“Renewable energies grew to become the second hottest energy supply within the US in 2020” …

Guest “I wouldn’t have put it that way” by David Middleton

JULY 28, 2021
Renewable energy became the second most popular power source in the US in 2020

In 2020, renewable energy sources (including wind, hydropower, solar, biomass, and geothermal energy) generated a record 834 billion kilowatt hours (kWh) of electricity, or about 21% of all electricity generated in the United States. Only natural gas (1,617 billion kWh) produced more electricity than renewables in the US in 2020. Renewable energies surpassed both nuclear energy (790 billion kWh) and coal (774 billion kWh) for the first time. This result in 2020 was mainly due to the significantly lower consumption of coal in US power generation and the steadily increasing use of wind and solar energy.


Lead author: Mickey Francis


If you combine five different energy sources (wind, hydropower, sun, biomass and geothermal energy), these are in reality now essentially in second place with coal and nuclear power.

What is striking about this graph is that natural gas moves faster than the unreliable catch up.

Source: US Energy Information Administration (EIA), monthly energy report
Note: This graph shows the net electricity generation in all sectors (electricity, industry, trade and residential) and includes both solar systems in the supply area and on a small scale (at the customer site, less than 1 megawatt).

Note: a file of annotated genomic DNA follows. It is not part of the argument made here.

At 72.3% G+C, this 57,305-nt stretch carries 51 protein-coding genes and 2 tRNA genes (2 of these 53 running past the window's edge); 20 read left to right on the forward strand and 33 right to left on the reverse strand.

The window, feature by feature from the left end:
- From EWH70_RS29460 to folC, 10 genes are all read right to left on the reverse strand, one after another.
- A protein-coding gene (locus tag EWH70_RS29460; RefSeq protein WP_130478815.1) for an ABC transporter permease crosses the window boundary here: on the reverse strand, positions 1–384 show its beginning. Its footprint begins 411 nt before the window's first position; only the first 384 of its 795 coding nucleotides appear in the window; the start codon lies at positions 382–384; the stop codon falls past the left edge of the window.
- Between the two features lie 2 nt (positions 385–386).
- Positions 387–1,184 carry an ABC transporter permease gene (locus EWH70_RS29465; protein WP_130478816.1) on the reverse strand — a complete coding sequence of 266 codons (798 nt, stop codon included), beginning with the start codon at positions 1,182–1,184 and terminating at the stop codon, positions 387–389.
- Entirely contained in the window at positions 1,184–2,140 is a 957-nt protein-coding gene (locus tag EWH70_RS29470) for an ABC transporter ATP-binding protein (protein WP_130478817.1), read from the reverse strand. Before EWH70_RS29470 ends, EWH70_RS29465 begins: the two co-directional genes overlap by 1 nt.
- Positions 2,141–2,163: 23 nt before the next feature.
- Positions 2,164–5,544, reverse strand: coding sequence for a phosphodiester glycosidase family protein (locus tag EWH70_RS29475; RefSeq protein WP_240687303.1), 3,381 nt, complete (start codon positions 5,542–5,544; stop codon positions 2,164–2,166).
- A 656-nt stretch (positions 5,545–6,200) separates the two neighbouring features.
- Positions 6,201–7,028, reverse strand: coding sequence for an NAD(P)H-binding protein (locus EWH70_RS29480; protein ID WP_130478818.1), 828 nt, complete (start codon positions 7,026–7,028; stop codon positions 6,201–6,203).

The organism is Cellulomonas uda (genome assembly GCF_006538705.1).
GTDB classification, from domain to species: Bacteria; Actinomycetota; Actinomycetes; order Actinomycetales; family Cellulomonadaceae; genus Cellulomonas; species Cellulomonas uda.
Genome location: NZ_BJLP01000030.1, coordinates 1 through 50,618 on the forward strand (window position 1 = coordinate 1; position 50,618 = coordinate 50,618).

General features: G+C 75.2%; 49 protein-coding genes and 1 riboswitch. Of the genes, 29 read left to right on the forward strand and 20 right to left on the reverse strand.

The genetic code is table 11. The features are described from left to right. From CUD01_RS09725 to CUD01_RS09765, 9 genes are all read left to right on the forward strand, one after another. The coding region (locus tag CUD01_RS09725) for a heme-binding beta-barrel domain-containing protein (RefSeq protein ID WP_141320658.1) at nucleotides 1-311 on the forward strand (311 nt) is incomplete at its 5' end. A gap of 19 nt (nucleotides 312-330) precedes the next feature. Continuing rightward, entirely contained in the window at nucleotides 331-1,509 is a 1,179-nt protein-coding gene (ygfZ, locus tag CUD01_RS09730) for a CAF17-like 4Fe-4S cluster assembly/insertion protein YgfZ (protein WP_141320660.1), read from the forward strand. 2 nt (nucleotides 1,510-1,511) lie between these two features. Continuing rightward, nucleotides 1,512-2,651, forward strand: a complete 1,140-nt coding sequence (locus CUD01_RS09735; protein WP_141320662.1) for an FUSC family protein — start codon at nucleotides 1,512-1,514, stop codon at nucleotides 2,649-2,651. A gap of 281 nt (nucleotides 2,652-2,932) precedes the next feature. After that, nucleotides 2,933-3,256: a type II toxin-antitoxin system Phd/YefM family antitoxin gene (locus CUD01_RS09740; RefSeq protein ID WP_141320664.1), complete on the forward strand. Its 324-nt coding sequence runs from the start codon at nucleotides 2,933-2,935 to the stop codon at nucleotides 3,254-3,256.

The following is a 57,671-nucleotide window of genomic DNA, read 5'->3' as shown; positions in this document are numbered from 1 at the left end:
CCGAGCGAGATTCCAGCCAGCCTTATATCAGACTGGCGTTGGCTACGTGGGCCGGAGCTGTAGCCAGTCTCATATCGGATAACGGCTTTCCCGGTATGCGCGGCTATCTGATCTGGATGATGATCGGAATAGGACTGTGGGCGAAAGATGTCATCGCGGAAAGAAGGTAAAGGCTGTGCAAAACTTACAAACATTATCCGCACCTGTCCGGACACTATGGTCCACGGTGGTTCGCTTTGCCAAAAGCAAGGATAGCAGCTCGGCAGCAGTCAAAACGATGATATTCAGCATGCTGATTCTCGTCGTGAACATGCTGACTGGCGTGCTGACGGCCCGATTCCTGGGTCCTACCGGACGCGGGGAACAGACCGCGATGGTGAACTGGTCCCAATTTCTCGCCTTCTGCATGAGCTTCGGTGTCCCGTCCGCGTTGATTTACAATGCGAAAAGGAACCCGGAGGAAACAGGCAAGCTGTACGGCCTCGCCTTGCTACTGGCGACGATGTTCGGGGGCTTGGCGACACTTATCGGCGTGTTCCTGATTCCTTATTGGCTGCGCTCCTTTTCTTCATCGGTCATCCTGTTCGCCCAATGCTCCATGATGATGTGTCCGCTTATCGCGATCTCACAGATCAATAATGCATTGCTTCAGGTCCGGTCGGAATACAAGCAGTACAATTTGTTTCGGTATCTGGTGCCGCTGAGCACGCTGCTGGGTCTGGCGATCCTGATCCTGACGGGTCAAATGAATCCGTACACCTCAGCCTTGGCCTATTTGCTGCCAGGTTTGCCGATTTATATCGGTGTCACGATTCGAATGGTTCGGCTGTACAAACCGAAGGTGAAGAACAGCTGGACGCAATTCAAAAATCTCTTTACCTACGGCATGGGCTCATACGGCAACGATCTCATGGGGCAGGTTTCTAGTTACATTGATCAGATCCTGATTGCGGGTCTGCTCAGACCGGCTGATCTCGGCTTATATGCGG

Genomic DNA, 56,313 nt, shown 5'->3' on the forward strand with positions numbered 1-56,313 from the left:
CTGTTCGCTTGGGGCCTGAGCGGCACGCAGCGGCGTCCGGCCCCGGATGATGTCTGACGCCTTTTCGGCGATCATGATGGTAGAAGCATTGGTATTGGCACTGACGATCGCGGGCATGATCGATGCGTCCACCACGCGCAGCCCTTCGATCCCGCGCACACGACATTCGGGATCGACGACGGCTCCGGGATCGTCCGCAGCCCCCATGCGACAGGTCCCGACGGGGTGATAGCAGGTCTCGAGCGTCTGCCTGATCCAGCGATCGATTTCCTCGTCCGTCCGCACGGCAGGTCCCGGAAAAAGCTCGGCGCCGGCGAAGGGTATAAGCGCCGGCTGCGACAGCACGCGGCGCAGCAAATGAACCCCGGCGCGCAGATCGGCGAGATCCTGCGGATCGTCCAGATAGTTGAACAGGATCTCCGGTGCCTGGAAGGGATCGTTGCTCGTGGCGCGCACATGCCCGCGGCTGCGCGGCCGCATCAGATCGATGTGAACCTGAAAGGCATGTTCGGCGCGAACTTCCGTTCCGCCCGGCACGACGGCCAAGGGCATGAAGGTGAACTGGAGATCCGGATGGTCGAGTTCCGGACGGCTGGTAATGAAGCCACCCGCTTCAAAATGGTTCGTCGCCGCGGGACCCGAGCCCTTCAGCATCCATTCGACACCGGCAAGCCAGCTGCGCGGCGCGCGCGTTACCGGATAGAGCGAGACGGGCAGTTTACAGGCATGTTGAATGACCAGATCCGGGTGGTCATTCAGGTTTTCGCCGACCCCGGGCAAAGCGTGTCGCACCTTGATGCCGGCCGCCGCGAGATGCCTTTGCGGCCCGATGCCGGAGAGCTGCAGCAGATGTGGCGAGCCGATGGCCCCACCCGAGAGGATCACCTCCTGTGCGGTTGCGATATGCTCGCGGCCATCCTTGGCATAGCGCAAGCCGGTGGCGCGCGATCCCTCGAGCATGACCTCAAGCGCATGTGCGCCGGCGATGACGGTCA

Billion (kWh)
natural gas 1.617
Unreliable 834
Nuclear 790
money 774

Here’s what it would look like if you posted it like the baseball table:

W. L. GB
natural gas 162 0
Unreliable 83 79 79
Nuclear 79 83 83
money 77 85 85

Don’t like math? Take on Yogi Berra …

For coal, however, the following applies: “It is not over until it is over”!

Coal production. We forecast that US coal production will increase by 78 million short tons (MMst) (15%) in 2021 to a total of 617 MMst for the year. The expected increase in production reflects the electricity sector’s stronger demand for coal. Higher natural gas prices make coal more economically competitive than natural gas for generating electricity. According to the forecast, coal production in the Appalachia region will increase by 13 million


Don’t you think yogi said these things?


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